Santiago de Cuba has been the second most important city historically after Havana, and still remains the second largest. It is in the southeastern area of the island and is an important sea port on a bay connected to the Caribbean Sea.
Founded by the Spanish in 1515, it’s known for colonial architecture and revolutionary history.
The city has distinctive Afro-Cuban cultural influences situated closer to Haiti and the Dominican Republic than to Havana, and those culture are on display during July’s Carnaval, a festival with drum-beating parades featuring colorful costumes and son dancing, a precursor to salsa.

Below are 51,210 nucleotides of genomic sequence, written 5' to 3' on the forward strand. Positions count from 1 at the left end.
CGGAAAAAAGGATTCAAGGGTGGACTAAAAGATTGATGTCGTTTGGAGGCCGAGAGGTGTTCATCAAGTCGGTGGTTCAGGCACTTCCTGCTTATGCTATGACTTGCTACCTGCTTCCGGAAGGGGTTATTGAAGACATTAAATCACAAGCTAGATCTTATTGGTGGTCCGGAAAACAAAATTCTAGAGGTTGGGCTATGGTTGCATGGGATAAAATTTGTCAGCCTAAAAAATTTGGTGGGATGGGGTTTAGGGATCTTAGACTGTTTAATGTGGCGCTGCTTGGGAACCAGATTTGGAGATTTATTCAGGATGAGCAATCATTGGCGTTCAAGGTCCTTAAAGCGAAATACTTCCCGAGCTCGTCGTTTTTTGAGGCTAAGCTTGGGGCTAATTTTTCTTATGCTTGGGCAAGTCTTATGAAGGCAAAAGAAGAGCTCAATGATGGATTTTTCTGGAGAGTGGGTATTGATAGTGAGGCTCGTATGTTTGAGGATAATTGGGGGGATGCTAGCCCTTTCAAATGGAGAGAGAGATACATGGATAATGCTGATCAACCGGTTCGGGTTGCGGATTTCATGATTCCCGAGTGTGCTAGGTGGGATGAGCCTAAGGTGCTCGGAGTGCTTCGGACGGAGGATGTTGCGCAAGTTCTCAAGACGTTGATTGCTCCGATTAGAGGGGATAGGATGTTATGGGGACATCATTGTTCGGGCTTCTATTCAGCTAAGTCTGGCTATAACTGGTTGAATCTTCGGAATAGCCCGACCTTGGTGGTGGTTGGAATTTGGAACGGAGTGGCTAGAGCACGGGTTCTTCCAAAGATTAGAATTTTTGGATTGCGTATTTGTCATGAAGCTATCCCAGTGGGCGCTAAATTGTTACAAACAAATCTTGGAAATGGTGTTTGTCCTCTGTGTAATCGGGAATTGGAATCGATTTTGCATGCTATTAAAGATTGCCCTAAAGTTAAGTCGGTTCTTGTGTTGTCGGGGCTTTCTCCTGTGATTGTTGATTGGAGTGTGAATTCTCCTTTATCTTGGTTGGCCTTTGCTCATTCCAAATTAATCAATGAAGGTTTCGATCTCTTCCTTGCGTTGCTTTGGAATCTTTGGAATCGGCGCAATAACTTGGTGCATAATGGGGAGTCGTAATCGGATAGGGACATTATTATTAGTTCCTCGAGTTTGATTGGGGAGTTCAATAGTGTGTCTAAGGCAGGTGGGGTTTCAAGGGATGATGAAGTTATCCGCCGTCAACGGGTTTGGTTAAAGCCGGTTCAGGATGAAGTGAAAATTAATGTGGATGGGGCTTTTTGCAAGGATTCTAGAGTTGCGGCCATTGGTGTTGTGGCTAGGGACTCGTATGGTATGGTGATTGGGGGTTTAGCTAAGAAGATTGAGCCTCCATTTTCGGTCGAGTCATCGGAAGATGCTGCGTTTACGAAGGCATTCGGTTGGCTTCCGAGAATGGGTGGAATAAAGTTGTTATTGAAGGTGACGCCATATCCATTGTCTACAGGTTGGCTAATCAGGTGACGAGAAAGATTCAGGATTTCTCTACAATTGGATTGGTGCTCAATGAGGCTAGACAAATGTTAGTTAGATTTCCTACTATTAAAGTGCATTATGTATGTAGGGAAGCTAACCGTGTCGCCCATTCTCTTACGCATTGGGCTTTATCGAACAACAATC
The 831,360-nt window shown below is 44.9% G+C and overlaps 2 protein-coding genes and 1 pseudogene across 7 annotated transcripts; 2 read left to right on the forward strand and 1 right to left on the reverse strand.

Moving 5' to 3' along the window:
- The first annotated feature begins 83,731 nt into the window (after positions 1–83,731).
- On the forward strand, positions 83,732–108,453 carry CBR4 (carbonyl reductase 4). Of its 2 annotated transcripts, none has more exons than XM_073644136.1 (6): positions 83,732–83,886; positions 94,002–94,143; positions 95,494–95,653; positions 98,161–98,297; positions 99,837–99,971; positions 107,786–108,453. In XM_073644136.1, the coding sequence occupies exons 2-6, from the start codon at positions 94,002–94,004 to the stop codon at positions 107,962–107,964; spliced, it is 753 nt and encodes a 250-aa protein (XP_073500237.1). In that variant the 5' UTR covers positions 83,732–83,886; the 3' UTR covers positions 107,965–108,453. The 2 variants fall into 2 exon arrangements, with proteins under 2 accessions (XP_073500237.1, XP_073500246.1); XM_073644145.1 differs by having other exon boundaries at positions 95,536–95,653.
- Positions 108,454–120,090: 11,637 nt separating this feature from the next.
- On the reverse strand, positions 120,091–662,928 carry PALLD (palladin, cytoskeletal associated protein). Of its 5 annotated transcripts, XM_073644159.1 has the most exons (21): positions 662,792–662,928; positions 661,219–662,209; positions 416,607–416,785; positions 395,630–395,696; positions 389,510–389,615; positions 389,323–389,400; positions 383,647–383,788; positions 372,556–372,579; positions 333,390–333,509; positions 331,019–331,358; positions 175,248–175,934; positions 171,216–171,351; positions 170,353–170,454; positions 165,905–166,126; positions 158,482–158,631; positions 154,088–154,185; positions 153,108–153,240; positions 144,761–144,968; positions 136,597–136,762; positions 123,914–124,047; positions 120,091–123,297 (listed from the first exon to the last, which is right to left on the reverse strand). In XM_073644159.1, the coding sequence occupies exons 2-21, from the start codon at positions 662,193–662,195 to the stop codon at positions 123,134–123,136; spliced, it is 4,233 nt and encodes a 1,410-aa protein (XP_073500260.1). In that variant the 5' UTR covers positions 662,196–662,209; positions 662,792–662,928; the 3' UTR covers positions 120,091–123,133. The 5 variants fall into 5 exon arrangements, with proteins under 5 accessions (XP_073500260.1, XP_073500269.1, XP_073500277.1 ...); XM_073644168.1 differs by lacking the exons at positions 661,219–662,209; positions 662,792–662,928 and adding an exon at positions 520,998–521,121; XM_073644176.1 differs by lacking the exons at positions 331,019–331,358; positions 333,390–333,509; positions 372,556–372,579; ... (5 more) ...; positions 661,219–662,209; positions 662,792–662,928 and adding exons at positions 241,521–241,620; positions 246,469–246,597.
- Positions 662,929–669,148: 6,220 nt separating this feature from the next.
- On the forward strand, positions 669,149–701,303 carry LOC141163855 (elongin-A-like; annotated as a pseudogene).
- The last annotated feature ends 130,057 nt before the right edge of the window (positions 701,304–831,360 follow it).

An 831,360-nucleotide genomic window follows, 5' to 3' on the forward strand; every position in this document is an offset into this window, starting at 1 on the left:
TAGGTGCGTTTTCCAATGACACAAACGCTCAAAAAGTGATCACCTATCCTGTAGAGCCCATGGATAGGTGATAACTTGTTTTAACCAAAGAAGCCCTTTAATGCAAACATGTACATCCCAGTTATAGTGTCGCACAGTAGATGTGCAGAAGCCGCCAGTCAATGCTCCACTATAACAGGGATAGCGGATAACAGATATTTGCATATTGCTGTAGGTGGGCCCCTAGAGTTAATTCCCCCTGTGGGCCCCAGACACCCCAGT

Cuban leader Fidel Castro’s ashes are also buried at Santa Ifigenia Cemetery in this city.